The last level of Bronfenbrenner’s ecological theory is known as the macrosystem. This level is the largest level and might not seem to have such a great affect on a child, but even though it doesn’t seem like it has an effect on a child it can be the level that has the most affect on a child. This level has a great influence on a child’s development. Like all the other levels the level can also affect a child either positive or negatively. Examples of things that make up the macrosystem are cultural values, the economy, wars that might take place and human rights such as
The crucial challenge facing adolescents is one of self- definition and identity formation (Erikson (1968). As they proceed through a period of questioning (identity moratorium) to a phase of making commitments without crisis (identity achievement) their self-perceptions and social interactions enable to define their sense of ‘identity’. David Elkind (1967) discussed how people at this point of life experience egocentrism, which leads to self-consciousness due to the belief in an imaginary audience. An important developmental task for adolescents is their ability to self - disclose (Harter, 1999). The Internet provides adolescents with avenues to explore their identities and exchange intimate disclosures (Wolak, Mitchell and Finklehor, 2003). Adolescents engage in Social acuity, a perspective - taking ability to successfully create a desired impression.
“There is no limit to what we, as women, can accomplish, whether that’s in politics or other fields.” –Michelle Obama. Anyone of any gender can accomplish anything, but certain groups may not be able to due to the discrimination they go through trying to accomplish something based on their gender.
Adolescence is not defined by one single definition; instead, it is a combination of several key aspects and how they interact with one another. All aspects are accompanied by Bronfenbrenner’s Biological Approach. This is a set of systems that interact with the environment. The first, microsystem, is comprised of home, school, and neighborhood. The second, mesosystem, is the link between microsystem and exosystem. Exosystem is the influence of parents’ jobs and social groups. The fourth, macrosystem, consists of cultural values, political system, and economy. The fifth and final, chronosystem, is an event or a collection of events that changes the interactions of one of the four. These are easily seen when reflecting on physical, cognitive,
Individuals and experiences impact a child’s development, according to psychologist Urie Bronfenbrenner’s ecological systems theory. A child 's environment affects how a child develops, which begins with an individual’s family and extends to the interactions within the environment. Interactions, with environmental experiences, shape the course of a lifespan development.
Jean Piaget, known for his interest in the Epistemology in children is seen as the pioneer of Developmental Psychology. Piaget 's Cognitive development theory led to a great deal of research work in the field of educational philosophy . But in the discipline of Psychology, every theory has been faced with a counter theory or an alternative. So is the case with Piaget 's theory. Lev Vygotsky, a soviet psychologist came up with the socio-cultural theory, which is another strong theory emphasizing child development and is seen as a major counter theory to Piaget 's work (Saul McLeod, 2004). Theories of these two cognitive psychologists have been compared and contrasted on different levels. This essay will look into the differences and similarities between their theories.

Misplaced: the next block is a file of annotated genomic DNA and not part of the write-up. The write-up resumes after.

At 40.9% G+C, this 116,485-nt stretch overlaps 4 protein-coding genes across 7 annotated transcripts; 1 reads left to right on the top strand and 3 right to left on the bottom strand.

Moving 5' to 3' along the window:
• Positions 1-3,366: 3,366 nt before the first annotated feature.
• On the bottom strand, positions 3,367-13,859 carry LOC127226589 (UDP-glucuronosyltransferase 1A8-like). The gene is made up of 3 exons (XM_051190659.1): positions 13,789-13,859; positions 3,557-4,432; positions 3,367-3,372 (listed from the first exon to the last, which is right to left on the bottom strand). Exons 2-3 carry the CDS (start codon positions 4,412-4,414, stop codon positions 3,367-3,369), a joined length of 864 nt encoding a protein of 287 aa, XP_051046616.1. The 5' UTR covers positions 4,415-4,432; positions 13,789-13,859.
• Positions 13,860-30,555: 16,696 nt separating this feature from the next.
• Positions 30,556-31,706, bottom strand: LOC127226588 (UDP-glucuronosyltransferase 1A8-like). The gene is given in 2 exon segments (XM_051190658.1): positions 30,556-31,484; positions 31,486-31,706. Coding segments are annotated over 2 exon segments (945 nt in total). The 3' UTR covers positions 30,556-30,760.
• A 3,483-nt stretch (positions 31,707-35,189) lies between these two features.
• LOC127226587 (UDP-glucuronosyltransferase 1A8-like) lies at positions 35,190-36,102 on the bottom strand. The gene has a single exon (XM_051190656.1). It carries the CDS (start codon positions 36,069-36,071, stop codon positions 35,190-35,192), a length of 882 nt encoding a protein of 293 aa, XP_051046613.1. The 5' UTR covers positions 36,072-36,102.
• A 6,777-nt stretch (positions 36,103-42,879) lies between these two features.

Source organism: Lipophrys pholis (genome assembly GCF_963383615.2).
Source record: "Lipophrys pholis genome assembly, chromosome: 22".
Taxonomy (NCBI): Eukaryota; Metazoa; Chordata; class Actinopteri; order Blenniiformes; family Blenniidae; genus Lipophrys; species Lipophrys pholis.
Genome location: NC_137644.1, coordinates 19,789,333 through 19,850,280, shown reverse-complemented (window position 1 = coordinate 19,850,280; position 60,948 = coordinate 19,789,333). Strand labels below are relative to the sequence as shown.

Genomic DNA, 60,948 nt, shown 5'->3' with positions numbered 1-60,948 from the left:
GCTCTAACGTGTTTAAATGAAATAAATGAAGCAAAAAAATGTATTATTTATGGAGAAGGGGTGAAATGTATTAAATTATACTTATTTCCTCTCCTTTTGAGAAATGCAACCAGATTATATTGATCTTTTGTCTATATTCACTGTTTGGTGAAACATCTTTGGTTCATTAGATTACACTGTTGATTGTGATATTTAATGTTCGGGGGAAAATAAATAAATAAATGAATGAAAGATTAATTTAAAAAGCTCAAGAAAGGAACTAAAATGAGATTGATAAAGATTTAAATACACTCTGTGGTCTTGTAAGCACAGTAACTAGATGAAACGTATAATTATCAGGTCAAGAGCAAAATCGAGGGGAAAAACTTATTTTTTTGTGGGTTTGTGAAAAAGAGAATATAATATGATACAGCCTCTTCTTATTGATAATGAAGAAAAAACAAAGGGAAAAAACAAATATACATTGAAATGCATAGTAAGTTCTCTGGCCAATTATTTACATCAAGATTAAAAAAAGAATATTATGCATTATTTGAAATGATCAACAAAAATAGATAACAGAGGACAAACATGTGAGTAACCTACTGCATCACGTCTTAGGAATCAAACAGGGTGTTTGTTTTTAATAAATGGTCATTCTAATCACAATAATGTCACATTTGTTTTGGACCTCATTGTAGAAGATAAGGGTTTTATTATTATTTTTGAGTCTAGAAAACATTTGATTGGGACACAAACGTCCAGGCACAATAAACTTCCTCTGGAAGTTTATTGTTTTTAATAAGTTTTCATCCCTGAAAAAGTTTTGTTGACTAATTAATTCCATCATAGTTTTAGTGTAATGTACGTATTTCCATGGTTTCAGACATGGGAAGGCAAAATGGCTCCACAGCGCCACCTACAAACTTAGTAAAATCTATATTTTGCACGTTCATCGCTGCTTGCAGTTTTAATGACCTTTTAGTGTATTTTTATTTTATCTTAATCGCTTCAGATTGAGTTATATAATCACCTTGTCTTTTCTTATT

Adolescence is a developmental transition between childhood and adulthood and also a period of prominent change for teenagers when physical changes are happening at an accelerated rate. Adolescence is not just marked by physical changes but also cognitive, social, emotional and interpersonal changes as well. The development of a strong and stable sense of self known as identity development is widely considered to be one of the crucial tasks of adolescence. Identity development of an adolescent is influenced by external factors, such as their environment, culture, religion, school and the media.
Due to challenges as well as issues confronted by adolescents they may have identity confusion which is comprised of identity foreclosure, negative identity and diffusion. Identity foreclosure alludes to the identity crisis being resolved by making a series of premature decisions about one’s identity, based on other’s expectations of what and who one should be. Negative identity alludes to adolescents who form an identity contrary to the cultural values and expectations and diffusion refers to a kind of apathy in which the youth lacks any kind of passion or commitment (Louw&Louw, 2007). However, this challenge could be overcome by positive role identity or identity achievement which is “the sense of really knowing who one is and in general, where one is headed in life” (Fleming, 2004: 9).Erikson’s theory states that, throughout life, individuals go through various stages during which one will meet ever changing psychosocial challenges. The completion of the work of each stage which Erikson alludes to as a crisis that prepares one to move on to the following stage. According to this theory, if individuals do not resolve a crisis during any of these stages one will continue to create events throughout life which will recreate a crisis until one have done the psychosocial work necessary to resolve a specific crisis, or not (Erikson,